UK Mentoring Scheme

The UK academic mentoring scheme is run by Science for Ukraine UK volunteers as a rapid response to the Russian invasion of Ukraine. We aim to provide support to colleagues from Ukrainian universities directly affected by the invasion.

What is mentoring? Mentoring is a time-limited, goal-oriented relationship that supports skill and career development through confidential one-on-one conversations. It involves an experienced person (mentor) providing guidance and support to another person (mentee). The mentor will always have expertise or experience in a specific area that the mentee is interested in. The mentees are colleagues who typically at the start of the invasion held at least an MSc/MA qualification and had 3 months of experience in an academic or industry research post.  Registration, matching and mentoring will commence via the PushFar Platform which provides a wide range of opportunities to communicate online and offline, arranging meetings and other similar support. We anticipate that mentoring sessions will be carried out at least every second week for at least 2 months.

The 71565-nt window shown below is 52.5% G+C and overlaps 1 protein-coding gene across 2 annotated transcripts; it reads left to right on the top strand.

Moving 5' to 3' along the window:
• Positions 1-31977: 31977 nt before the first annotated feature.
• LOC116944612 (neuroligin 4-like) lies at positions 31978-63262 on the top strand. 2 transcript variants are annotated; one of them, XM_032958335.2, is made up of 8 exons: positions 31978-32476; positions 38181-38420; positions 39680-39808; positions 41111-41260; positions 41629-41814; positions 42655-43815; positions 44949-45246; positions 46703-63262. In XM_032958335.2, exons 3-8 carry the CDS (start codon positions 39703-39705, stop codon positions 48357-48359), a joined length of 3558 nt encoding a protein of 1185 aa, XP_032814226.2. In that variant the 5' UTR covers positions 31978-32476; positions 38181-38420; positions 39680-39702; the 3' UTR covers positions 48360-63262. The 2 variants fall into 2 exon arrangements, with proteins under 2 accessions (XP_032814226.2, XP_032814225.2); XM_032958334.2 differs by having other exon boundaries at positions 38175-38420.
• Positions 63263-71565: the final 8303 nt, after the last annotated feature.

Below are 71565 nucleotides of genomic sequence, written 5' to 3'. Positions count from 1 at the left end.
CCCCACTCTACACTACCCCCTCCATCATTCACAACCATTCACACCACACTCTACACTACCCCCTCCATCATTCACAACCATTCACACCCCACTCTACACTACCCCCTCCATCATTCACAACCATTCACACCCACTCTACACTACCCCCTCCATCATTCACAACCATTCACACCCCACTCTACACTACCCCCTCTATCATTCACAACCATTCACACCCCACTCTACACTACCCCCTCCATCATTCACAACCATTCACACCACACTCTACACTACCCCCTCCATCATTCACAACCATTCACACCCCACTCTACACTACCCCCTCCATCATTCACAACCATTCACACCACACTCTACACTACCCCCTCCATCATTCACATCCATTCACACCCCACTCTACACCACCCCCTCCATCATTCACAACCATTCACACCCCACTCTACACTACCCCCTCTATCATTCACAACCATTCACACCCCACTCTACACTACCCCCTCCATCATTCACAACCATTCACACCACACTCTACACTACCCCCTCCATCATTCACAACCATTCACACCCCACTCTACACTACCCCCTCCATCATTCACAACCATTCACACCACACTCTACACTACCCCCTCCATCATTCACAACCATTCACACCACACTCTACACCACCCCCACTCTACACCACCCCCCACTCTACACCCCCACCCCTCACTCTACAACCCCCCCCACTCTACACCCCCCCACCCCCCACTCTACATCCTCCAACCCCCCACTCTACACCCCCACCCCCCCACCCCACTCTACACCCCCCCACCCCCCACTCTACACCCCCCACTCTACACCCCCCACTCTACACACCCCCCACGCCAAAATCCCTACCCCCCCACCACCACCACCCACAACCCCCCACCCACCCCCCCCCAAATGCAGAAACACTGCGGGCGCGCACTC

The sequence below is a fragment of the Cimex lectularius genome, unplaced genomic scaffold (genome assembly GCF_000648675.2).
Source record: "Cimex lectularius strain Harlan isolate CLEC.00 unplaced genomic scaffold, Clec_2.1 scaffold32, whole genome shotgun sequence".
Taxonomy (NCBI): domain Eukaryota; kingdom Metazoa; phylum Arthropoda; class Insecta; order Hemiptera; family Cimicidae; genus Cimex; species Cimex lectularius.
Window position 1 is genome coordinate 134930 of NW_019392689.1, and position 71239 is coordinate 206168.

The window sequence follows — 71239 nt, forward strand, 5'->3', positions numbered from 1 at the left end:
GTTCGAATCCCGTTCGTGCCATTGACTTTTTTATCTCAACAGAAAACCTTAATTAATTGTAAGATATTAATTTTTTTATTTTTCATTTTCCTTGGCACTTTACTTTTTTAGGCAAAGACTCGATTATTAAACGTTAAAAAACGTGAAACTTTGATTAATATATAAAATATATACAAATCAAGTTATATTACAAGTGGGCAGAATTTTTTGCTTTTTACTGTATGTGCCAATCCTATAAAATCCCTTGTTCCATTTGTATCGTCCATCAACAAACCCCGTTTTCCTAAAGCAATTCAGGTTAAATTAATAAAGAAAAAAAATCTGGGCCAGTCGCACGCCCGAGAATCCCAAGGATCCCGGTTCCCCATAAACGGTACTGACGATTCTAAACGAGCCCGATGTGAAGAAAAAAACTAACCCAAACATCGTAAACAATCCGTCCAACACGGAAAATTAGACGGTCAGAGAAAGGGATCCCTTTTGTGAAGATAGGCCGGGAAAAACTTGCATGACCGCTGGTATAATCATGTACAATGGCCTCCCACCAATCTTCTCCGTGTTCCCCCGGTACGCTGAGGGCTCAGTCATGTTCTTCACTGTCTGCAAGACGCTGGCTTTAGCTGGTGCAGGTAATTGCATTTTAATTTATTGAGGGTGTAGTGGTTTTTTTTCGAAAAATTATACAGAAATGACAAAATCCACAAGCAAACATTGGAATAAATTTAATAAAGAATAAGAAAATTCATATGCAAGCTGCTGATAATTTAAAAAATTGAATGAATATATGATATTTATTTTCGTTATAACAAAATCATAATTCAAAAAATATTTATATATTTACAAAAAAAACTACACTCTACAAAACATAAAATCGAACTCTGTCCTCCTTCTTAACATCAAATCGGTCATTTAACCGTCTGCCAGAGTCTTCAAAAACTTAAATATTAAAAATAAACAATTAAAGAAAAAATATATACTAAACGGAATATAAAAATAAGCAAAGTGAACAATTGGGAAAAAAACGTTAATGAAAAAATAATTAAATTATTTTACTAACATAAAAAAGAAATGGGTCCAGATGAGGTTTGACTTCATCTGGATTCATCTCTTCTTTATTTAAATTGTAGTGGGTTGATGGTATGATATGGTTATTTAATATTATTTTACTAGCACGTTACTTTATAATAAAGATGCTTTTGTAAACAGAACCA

Aims of the scheme: Science for Ukraine UK mentoring endeavours to support Ukrainian colleagues to navigate through UK academia. We do not cover immigration advice, financial advice and pastoral support – the scheme is only intended for professional purposes. Setting boundaries during the first meeting is important for the two parties to be comfortable with the arrangements. Further, every participant has to have read, understood and agreed to our Code of Conduct.

The specific objectives of the scheme are helping Ukrainian colleagues with:

  • career planning
  • networking and profile building
  • working in the UK (academic culture)
  • CVs and applications
  • publication process
  • academic writing
  • securing research funding (UK- funders only)
  • promotion and progression

If you want to get involved as a volunteer contact us under

Click the following links if you want to register as a mentee  or mentor